One lesson that could be learned from a recently settled lawsuit is that Southington should work to be more proactive when it comes to affordable housing. As it stands, the town does not meet the state’s benchmark of 10 percent, with just 6 percent of housing considered affordable. Aside from failing in the desirable goal of accommodating affordable housing on its merits, the situation leaves the town restricted in its ability to deny applications.
From that perspective the settlement that will allow local developer Carl Verderame to build 28 apartment units downtown is a welcome resolution for the town.
“This is the best settlement the town could get without expending an extraordinary amount of money and probably ending up where we are right now,” said Robert Hammersley, chairman of the Planning and Zoning Commission, before the unanimous vote.
Verderame filed the lawsuit a year ago after the commission approved the affordable housing development but reduced the number of apartments from 30 to 22. Verderame’s company, Hunter Build, had proposed the apartments on just less than two acres in the middle of a residential area that is bordered by Liberty Street, Eden Avenue, Columbus Avenue and Bristol Street.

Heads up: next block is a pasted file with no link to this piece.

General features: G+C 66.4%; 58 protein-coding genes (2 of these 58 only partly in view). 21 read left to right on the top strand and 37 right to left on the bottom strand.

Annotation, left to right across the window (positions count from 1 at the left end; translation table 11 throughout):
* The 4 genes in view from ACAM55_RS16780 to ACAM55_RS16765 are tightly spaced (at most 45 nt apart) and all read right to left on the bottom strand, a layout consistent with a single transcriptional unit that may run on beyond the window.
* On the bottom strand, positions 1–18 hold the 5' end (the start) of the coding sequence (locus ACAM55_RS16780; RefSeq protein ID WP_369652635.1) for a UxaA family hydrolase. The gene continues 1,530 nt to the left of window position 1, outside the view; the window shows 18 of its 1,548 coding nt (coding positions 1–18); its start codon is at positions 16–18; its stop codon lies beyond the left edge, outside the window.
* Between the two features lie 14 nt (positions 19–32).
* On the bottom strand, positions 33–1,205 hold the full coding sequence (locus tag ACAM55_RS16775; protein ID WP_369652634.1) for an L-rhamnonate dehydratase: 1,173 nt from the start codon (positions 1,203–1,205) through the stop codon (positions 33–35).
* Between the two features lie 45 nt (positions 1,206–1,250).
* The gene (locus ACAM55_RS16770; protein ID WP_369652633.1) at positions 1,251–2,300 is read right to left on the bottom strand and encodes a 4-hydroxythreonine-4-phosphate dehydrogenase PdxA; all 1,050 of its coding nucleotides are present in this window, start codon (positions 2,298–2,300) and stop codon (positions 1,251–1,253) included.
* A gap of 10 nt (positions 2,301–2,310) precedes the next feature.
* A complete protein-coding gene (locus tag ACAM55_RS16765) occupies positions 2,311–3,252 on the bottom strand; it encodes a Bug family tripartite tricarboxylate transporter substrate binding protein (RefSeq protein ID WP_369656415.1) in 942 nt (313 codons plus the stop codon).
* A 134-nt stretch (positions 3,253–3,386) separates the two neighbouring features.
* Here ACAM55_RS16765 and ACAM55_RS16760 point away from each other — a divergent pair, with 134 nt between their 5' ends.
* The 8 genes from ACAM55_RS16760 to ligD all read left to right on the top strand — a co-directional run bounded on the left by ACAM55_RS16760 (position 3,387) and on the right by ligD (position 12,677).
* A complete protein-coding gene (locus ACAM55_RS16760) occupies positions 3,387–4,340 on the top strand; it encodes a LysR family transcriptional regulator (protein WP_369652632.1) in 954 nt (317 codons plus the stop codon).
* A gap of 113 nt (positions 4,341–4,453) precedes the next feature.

During public hearings, a number of neighbors and property owners expressed opposition to the development. Objections focused on the increased density of the block, increased traffic and emergency vehicle access.
As it stands, the compromise agreement has Verderame building six more parking places, which brings the total for the project to 72 spaces, as well as a site plan modification that allows for better emergency vehicle access.
As Hammersley noted, this is likely the best outcome for the town. Both sides deserve credit for working things out and avoiding a protracted lawsuit.